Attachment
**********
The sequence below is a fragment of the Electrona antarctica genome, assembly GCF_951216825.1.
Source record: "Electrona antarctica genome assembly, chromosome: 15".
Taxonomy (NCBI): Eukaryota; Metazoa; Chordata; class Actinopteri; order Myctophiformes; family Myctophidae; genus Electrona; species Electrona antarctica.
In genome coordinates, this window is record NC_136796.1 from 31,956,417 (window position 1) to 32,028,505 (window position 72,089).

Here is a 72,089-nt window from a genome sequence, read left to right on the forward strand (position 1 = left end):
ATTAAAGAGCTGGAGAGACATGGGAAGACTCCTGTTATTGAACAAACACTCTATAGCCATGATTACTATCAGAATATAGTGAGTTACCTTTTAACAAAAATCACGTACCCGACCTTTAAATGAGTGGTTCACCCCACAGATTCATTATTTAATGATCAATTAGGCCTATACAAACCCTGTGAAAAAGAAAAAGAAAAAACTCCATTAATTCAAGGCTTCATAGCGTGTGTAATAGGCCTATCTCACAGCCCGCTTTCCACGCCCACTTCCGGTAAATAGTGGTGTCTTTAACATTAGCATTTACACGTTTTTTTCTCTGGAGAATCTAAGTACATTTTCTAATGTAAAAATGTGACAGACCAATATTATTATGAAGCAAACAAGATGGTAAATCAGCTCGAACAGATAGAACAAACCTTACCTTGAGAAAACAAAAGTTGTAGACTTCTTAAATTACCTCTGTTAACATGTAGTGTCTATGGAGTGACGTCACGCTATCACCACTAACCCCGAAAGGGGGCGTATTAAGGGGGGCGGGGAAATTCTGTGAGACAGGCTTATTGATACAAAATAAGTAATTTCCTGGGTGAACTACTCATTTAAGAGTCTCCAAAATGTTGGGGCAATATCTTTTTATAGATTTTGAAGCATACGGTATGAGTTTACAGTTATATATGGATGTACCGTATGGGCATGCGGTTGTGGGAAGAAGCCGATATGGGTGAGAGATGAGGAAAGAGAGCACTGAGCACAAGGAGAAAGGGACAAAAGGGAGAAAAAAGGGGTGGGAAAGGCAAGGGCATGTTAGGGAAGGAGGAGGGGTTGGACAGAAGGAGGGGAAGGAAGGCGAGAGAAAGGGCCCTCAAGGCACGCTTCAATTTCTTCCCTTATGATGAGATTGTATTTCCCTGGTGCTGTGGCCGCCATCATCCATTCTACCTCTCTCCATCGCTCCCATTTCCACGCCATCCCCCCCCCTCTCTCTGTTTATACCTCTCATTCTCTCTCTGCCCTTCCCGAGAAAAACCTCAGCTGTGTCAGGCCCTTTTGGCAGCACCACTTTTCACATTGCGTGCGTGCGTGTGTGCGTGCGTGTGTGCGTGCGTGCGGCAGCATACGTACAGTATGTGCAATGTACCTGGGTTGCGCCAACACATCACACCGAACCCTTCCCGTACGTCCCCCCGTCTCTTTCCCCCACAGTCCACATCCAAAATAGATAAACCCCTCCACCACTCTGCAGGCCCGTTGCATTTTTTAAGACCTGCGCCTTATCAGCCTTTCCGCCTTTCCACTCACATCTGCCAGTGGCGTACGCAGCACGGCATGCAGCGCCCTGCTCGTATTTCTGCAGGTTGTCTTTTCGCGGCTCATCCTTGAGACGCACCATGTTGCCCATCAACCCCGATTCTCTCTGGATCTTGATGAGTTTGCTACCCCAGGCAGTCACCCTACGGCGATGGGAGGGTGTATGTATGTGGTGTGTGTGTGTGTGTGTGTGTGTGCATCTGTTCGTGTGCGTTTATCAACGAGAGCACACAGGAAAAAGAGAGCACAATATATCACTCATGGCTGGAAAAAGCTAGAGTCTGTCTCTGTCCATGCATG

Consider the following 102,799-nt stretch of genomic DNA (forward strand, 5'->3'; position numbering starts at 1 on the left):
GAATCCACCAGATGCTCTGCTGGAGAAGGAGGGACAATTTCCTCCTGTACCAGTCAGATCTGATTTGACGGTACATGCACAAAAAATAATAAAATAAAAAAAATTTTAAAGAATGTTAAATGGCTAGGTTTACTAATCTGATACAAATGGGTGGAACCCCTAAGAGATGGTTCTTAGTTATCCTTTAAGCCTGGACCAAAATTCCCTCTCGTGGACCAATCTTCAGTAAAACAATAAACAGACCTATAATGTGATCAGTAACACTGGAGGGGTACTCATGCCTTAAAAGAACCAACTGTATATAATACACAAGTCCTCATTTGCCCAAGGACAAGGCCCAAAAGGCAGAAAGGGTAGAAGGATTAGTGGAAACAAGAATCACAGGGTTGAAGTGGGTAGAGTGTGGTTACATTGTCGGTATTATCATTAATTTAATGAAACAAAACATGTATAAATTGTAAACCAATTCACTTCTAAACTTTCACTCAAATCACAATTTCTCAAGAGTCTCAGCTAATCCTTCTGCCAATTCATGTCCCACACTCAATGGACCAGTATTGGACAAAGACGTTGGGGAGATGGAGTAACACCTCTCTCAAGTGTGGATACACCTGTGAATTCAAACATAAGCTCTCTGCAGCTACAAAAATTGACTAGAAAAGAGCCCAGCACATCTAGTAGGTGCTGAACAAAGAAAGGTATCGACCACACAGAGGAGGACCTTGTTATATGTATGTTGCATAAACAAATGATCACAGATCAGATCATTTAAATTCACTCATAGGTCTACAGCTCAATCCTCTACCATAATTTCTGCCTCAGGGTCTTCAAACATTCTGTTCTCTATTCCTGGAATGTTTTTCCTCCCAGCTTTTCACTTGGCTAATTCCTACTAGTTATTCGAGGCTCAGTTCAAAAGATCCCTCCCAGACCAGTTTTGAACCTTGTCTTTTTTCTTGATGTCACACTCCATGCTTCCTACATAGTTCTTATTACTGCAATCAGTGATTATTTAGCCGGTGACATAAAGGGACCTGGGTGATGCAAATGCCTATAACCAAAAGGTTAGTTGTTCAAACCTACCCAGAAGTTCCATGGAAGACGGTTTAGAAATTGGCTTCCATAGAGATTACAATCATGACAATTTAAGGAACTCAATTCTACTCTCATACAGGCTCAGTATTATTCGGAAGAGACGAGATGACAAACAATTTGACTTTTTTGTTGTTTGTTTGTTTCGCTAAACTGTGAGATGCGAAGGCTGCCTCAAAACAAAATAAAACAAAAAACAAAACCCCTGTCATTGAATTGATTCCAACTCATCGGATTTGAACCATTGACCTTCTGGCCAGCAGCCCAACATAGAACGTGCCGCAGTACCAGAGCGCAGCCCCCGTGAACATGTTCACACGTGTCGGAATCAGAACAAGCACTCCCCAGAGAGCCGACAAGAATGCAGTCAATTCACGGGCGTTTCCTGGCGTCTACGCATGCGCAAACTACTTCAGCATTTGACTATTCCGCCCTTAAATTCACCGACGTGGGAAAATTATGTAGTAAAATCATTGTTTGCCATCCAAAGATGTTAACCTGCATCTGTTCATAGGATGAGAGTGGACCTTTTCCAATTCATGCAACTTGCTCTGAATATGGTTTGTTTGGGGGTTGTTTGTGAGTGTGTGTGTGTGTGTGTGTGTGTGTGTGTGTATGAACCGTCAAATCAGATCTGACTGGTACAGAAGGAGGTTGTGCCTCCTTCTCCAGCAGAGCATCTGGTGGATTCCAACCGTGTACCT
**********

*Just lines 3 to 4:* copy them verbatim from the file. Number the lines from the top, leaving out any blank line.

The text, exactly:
Taxonomy (NCBI): Eukaryota; Metazoa; Chordata; class Actinopteri; order Myctophiformes; family Myctophidae; genus Electrona; species Electrona antarctica.
In genome coordinates, this window is record NC_136796.1 from 31,956,417 (window position 1) to 32,028,505 (window position 72,089).